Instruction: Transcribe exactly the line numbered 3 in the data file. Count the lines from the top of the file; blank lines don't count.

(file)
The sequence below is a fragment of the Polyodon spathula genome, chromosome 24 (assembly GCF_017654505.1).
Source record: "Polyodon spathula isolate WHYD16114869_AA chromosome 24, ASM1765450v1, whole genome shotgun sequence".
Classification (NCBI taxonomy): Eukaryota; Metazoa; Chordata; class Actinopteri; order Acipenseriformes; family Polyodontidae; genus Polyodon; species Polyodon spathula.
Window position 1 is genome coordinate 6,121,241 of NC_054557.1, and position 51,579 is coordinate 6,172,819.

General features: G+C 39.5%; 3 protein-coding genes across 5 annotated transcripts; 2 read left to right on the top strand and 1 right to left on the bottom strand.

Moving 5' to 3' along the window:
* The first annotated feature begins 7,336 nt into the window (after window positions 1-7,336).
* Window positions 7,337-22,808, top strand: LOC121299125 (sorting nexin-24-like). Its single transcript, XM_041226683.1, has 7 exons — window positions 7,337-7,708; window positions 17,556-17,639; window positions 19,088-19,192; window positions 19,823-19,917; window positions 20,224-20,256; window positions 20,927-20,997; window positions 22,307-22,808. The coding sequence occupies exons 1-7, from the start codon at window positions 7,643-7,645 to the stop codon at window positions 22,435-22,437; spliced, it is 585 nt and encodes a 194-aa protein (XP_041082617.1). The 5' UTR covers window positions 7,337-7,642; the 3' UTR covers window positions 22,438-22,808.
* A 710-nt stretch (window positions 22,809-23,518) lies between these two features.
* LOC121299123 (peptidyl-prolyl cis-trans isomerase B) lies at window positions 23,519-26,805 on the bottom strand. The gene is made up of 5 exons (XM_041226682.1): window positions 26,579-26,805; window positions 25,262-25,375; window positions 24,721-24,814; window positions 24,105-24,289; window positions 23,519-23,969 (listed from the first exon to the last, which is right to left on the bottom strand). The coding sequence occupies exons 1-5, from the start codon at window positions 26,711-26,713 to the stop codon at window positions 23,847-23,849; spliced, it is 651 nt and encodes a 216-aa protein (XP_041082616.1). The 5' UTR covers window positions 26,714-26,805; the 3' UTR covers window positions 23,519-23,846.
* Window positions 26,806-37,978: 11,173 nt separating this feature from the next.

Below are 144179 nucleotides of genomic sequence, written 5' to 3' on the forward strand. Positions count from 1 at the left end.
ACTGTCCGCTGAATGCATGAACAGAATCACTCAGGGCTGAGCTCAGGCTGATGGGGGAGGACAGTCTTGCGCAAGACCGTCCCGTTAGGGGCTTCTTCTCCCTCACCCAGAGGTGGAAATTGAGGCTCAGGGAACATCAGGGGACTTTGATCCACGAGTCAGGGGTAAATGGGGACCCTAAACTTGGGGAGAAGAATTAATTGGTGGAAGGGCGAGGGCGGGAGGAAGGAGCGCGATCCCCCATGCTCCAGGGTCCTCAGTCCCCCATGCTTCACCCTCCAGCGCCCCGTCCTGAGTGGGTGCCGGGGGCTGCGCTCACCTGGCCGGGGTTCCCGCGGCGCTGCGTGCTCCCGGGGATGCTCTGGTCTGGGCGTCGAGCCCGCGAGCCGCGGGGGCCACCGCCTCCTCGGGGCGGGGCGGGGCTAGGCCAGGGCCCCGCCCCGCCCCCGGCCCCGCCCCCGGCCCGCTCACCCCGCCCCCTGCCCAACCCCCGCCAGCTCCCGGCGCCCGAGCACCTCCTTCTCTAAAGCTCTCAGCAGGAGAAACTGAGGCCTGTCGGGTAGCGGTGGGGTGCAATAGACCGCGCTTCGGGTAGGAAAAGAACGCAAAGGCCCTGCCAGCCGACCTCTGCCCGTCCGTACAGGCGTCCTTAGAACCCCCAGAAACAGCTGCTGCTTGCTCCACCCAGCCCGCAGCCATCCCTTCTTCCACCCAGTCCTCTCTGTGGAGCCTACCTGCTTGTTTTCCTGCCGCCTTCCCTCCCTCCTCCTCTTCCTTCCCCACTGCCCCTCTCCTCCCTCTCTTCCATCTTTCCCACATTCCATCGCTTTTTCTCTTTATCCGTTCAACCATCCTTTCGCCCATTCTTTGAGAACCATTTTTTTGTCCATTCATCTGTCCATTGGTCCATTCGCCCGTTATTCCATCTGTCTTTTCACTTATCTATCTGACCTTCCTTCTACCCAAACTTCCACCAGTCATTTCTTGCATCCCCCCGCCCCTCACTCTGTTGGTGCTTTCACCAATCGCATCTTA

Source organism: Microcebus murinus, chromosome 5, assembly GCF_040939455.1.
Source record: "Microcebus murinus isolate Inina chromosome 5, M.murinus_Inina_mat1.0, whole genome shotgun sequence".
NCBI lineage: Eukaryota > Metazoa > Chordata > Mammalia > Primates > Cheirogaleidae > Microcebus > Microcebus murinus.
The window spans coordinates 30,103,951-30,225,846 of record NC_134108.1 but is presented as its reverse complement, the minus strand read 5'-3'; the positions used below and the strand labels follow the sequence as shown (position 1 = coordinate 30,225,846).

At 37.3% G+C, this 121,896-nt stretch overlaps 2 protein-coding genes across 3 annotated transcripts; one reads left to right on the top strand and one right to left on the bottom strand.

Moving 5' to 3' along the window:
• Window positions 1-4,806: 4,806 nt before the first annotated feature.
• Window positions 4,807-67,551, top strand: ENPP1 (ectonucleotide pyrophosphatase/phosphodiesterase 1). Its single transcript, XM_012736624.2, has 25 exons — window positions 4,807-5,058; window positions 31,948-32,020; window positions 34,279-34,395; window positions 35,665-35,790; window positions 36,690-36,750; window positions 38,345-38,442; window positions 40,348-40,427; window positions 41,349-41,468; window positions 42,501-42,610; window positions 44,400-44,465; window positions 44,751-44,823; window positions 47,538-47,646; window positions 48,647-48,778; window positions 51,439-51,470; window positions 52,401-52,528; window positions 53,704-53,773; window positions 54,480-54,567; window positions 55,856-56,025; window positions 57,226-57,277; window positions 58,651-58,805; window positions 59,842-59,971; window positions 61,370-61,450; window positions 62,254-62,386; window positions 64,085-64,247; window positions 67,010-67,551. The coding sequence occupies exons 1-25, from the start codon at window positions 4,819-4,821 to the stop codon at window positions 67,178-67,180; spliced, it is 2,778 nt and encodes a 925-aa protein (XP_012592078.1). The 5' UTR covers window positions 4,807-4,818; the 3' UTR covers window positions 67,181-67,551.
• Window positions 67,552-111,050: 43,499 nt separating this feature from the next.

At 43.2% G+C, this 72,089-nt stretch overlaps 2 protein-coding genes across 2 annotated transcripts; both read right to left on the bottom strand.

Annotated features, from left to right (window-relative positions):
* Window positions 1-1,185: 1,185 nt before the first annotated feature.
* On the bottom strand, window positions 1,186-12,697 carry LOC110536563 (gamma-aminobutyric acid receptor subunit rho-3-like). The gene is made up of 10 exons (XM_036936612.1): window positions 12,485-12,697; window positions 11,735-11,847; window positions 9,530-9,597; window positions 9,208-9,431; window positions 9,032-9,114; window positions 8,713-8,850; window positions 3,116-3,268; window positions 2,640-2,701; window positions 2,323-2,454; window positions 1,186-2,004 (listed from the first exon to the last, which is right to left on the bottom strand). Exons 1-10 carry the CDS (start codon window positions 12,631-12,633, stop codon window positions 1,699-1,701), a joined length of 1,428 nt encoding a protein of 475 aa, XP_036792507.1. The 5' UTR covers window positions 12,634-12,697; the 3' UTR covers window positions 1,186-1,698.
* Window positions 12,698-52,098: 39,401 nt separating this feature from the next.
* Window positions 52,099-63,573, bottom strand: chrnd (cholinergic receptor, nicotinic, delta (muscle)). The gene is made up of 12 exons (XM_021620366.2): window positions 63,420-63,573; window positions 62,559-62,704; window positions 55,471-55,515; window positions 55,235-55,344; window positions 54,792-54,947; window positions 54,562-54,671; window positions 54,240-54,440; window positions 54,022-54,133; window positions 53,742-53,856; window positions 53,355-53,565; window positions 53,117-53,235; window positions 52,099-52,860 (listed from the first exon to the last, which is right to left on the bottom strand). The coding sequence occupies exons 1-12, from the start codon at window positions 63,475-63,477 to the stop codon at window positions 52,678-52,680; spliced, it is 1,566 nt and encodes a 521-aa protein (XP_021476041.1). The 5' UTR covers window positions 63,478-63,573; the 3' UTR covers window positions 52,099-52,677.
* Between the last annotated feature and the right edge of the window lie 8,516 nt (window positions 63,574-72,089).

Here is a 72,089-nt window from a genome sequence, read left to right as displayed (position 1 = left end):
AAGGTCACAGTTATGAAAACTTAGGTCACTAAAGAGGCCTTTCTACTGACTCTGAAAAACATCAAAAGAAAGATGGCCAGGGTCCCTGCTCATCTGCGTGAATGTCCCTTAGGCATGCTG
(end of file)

Classification (NCBI taxonomy): Eukaryota; Metazoa; Chordata; class Actinopteri; order Acipenseriformes; family Polyodontidae; genus Polyodon; species Polyodon spathula.